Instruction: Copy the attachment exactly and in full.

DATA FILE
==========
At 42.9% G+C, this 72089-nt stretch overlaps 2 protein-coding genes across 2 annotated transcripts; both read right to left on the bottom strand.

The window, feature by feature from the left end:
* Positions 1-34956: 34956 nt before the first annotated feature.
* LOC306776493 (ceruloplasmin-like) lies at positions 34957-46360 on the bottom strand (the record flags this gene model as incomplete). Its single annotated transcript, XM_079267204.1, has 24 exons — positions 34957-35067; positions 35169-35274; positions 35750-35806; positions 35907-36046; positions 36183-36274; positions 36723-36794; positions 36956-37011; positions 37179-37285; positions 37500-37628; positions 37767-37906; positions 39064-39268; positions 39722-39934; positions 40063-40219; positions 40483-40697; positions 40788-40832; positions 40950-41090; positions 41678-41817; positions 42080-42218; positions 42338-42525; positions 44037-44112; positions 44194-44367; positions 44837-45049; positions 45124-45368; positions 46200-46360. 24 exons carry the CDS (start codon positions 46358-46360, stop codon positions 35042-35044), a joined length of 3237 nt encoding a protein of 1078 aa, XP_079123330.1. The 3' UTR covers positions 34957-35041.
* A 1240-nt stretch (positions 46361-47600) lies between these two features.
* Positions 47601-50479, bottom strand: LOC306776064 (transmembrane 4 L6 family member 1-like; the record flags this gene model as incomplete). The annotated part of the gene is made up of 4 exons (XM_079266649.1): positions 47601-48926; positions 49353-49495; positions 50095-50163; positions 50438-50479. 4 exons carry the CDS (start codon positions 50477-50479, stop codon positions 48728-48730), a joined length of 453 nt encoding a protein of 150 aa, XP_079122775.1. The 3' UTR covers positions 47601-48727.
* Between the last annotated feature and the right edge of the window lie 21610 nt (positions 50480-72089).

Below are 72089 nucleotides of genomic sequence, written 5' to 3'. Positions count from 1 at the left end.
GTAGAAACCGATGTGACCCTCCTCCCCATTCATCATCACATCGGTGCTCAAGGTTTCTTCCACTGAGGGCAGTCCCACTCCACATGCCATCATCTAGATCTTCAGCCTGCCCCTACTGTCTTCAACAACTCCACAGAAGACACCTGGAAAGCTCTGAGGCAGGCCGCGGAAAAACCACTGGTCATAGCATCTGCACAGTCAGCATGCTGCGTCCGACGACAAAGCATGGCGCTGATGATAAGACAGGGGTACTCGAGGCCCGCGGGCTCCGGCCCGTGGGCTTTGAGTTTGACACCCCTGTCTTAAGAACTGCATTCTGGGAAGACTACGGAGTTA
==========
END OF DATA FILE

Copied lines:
At 42.9% G+C, this 72089-nt stretch overlaps 2 protein-coding genes across 2 annotated transcripts; both read right to left on the bottom strand.

The window, feature by feature from the left end:
* Positions 1-34956: 34956 nt before the first annotated feature.
* LOC306776493 (ceruloplasmin-like) lies at positions 34957-46360 on the bottom strand (the record flags this gene model as incomplete). Its single annotated transcript, XM_079267204.1, has 24 exons — positions 34957-35067; positions 35169-35274; positions 35750-35806; positions 35907-36046; positions 36183-36274; positions 36723-36794; positions 36956-37011; positions 37179-37285; positions 37500-37628; positions 37767-37906; positions 39064-39268; positions 39722-39934; positions 40063-40219; positions 40483-40697; positions 40788-40832; positions 40950-41090; positions 41678-41817; positions 42080-42218; positions 42338-42525; positions 44037-44112; positions 44194-44367; positions 44837-45049; positions 45124-45368; positions 46200-46360. 24 exons carry the CDS (start codon positions 46358-46360, stop codon positions 35042-35044), a joined length of 3237 nt encoding a protein of 1078 aa, XP_079123330.1. The 3' UTR covers positions 34957-35041.
* A 1240-nt stretch (positions 46361-47600) lies between these two features.
* Positions 47601-50479, bottom strand: LOC306776064 (transmembrane 4 L6 family member 1-like; the record flags this gene model as incomplete). The annotated part of the gene is made up of 4 exons (XM_079266649.1): positions 47601-48926; positions 49353-49495; positions 50095-50163; positions 50438-50479. 4 exons carry the CDS (start codon positions 50477-50479, stop codon positions 48728-48730), a joined length of 453 nt encoding a protein of 150 aa, XP_079122775.1. The 3' UTR covers positions 47601-48727.
* Between the last annotated feature and the right edge of the window lie 21610 nt (positions 50480-72089).

Below are 72089 nucleotides of genomic sequence, written 5' to 3'. Positions count from 1 at the left end.
GTAGAAACCGATGTGACCCTCCTCCCCATTCATCATCACATCGGTGCTCAAGGTTTCTTCCACTGAGGGCAGTCCCACTCCACATGCCATCATCTAGATCTTCAGCCTGCCCCTACTGTCTTCAACAACTCCACAGAAGACACCTGGAAAGCTCTGAGGCAGGCCGCGGAAAAACCACTGGTCATAGCATCTGCACAGTCAGCATGCTGCGTCCGACGACAAAGCATGGCGCTGATGATAAGACAGGGGTACTCGAGGCCCGCGGGCTCCGGCCCGTGGGCTTTGAGTTTGACACCCCTGTCTTAAGAACTGCATTCTGGGAAGACTACGGAGTTA